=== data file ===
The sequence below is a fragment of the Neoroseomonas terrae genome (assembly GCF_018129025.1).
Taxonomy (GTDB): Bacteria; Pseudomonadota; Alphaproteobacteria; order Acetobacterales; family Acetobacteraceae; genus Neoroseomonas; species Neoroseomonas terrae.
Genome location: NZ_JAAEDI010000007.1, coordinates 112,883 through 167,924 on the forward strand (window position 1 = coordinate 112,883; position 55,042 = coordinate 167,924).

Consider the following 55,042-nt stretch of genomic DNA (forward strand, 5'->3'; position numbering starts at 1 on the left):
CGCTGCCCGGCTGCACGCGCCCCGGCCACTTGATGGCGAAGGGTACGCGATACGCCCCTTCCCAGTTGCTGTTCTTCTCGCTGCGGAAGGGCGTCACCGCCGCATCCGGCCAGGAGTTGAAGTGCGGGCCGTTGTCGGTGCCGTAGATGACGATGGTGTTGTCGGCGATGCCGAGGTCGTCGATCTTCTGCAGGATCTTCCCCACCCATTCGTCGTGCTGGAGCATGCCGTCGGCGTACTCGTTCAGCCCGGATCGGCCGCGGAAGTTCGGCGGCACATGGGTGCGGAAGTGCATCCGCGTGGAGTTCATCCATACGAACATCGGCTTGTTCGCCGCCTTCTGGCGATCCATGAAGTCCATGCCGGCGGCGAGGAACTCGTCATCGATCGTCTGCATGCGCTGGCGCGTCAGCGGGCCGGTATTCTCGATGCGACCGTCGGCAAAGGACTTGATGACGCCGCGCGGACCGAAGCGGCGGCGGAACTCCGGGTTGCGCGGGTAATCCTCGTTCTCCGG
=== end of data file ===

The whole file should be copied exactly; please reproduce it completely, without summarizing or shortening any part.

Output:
The sequence below is a fragment of the Neoroseomonas terrae genome (assembly GCF_018129025.1).
Taxonomy (GTDB): Bacteria; Pseudomonadota; Alphaproteobacteria; order Acetobacterales; family Acetobacteraceae; genus Neoroseomonas; species Neoroseomonas terrae.
Genome location: NZ_JAAEDI010000007.1, coordinates 112,883 through 167,924 on the forward strand (window position 1 = coordinate 112,883; position 55,042 = coordinate 167,924).

Consider the following 55,042-nt stretch of genomic DNA (forward strand, 5'->3'; position numbering starts at 1 on the left):
CGCTGCCCGGCTGCACGCGCCCCGGCCACTTGATGGCGAAGGGTACGCGATACGCCCCTTCCCAGTTGCTGTTCTTCTCGCTGCGGAAGGGCGTCACCGCCGCATCCGGCCAGGAGTTGAAGTGCGGGCCGTTGTCGGTGCCGTAGATGACGATGGTGTTGTCGGCGATGCCGAGGTCGTCGATCTTCTGCAGGATCTTCCCCACCCATTCGTCGTGCTGGAGCATGCCGTCGGCGTACTCGTTCAGCCCGGATCGGCCGCGGAAGTTCGGCGGCACATGGGTGCGGAAGTGCATCCGCGTGGAGTTCATCCATACGAACATCGGCTTGTTCGCCGCCTTCTGGCGATCCATGAAGTCCATGCCGGCGGCGAGGAACTCGTCATCGATCGTCTGCATGCGCTGGCGCGTCAGCGGGCCGGTATTCTCGATGCGACCGTCGGCAAAGGACTTGATGACGCCGCGCGGACCGAAGCGGCGGCGGAACTCCGGGTTGCGCGGGTAATCCTCGTTCTCCGG